• To convey passive body language, relax your whole body. Turn your belly button slightly away from your horse so that you are not facing him squarely. Cock your hip, and relax your mind.

Pressure—As Gentle As Possible, As Firm As Necessary: At all times we are looking to cue our horses using the least pressure necessary. If you want your horse to respond to half an ounce of pressure on the rein or lead line, then always begin by cueing him with that amount of pressure. If you get no response you can then increase the pressure by increments until you do, but always give him the chance to give to the softest of cues first.

Timing—If You Have To Think, You're Too Late: Horses learn not from pressure, but from the release of pressure, so your timing is critical. Whatever behavior your horse is exhibiting when you release pressure is the behavior he will learn. If your aim is to teach your horse to drop his head when you pull gently down on the halter, you must release all pressure the moment his head drops the slightest bit. If you are saying to yourself "Wait, I think he just dropped his head" and then you release, chances are his head will already be coming up again and your release will teach him to raise his head instead of lowering it. Sometimes I find myself releasing when I think the horse is thinking about moving. It is far better to give the occasional release a bit too early than to consistently release late. Timing is everything.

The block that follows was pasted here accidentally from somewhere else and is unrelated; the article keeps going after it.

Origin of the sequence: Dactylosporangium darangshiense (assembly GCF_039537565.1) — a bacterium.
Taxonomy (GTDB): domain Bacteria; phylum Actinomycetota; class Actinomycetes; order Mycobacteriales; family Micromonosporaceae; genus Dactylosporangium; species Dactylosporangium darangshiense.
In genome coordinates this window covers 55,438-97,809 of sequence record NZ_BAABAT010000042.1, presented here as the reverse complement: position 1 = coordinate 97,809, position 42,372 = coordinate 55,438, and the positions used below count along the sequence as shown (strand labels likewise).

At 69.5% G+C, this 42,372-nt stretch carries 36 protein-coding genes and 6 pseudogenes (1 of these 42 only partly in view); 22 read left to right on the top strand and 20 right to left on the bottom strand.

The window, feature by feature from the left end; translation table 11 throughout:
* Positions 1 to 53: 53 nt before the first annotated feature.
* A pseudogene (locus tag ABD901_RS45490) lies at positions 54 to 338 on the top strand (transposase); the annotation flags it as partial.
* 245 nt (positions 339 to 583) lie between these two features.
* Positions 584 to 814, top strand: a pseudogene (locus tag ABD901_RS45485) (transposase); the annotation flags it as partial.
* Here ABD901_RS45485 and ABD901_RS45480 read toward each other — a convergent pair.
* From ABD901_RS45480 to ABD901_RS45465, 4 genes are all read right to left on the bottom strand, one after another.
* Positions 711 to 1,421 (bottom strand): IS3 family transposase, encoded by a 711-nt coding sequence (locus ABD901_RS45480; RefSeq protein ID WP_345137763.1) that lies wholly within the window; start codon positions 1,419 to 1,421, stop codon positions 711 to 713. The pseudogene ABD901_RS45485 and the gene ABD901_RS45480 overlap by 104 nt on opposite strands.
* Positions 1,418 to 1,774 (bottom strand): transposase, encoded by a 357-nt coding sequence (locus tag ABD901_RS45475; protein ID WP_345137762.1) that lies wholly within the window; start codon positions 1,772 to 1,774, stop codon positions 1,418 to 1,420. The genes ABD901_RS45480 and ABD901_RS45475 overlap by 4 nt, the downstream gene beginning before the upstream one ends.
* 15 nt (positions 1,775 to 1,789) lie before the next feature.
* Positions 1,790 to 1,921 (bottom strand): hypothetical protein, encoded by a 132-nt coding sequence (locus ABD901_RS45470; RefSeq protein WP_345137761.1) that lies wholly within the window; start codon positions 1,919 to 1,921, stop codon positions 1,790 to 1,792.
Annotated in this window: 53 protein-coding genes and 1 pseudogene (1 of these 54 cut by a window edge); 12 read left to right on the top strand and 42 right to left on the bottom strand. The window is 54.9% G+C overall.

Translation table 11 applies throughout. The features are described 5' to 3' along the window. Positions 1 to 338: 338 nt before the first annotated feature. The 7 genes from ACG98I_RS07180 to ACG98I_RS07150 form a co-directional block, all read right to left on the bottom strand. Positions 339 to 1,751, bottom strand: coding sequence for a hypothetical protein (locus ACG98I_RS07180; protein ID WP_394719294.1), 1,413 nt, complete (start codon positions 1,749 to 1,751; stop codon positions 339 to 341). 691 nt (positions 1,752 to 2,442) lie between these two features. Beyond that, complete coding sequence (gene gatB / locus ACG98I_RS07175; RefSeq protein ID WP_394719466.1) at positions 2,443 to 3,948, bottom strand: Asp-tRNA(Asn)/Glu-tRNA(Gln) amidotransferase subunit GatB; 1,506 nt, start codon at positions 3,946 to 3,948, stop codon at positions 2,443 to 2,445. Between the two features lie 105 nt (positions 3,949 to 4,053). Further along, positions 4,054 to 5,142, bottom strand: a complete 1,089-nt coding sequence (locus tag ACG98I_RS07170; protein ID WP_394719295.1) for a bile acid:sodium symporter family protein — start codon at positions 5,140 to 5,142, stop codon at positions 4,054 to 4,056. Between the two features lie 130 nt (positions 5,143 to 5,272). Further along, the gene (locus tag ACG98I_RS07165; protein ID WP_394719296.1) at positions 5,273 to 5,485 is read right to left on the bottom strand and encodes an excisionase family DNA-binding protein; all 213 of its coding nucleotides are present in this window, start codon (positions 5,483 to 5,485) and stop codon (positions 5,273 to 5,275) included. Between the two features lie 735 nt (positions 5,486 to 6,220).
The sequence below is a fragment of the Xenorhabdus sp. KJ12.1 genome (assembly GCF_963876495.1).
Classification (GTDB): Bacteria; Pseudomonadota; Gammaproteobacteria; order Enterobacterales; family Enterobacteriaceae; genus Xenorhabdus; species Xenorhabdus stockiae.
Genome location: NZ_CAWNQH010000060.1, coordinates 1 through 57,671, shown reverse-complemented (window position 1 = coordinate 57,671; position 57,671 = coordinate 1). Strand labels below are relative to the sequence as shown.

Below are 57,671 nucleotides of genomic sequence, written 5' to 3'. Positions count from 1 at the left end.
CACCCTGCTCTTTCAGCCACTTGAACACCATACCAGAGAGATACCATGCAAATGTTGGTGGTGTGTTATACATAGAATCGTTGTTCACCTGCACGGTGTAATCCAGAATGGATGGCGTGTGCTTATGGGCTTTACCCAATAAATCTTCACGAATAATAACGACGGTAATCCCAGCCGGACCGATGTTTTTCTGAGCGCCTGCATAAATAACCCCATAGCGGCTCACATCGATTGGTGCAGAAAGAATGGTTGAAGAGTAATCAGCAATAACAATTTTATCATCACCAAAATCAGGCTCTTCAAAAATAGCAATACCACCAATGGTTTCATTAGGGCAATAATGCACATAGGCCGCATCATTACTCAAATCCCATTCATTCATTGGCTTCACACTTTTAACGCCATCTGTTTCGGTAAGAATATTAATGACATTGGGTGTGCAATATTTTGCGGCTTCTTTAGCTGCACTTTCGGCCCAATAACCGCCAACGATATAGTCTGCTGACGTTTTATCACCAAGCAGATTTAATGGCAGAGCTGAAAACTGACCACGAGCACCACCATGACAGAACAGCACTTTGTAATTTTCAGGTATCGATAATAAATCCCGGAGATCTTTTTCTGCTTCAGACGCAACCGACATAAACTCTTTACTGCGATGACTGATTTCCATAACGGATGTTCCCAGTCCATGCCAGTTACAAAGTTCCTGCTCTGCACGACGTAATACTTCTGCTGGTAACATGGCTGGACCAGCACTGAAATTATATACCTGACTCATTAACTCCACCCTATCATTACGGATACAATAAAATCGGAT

Goals and Starting Points: When introducing a new exercise to your horse, keep your goal in mind while remembering that it will take time and patience to achieve that goal. Your goal may be to have him yield his hindquarters, stepping them around his forequarters in a soft, calm, complete circle. You need to keep that goal in mind so that you will be able to recognize progress, but you also need to find your starting point. Your starting point may be as simple as getting him to take one step, crossing his near hind foot in front of his far hind foot. Just one step—that is your starting point.

Reward the Slightest Effort: When first introducing an exercise to your horse, it will almost certainly not be pretty. This is new ground for him. You are asking him a question when you apply pressure, and he is looking for the answer. He will probably try several wrong answers before stumbling on the right one. Keep your goal in mind, but look for the slightest try. At first it may just be one step, or the head dropping a quarter of an inch, so release on that. Once you have that first try you can build slowly toward your goal, but that first quarter inch is the hardest to achieve, so be ready for it. Always, always, reward the slightest try.

Keep Your Feet Still: When asking your horse to move out and around you it is important for the horse to move around you, not vice versa. This is a game that the two of you are playing, and the one who moves his feet first loses. Try not to move your feet at all. If he backs away from you, however, it is perfectly acceptable for you to move toward him to keep up the pressure; in the game of horsemanship this does not lose you any points.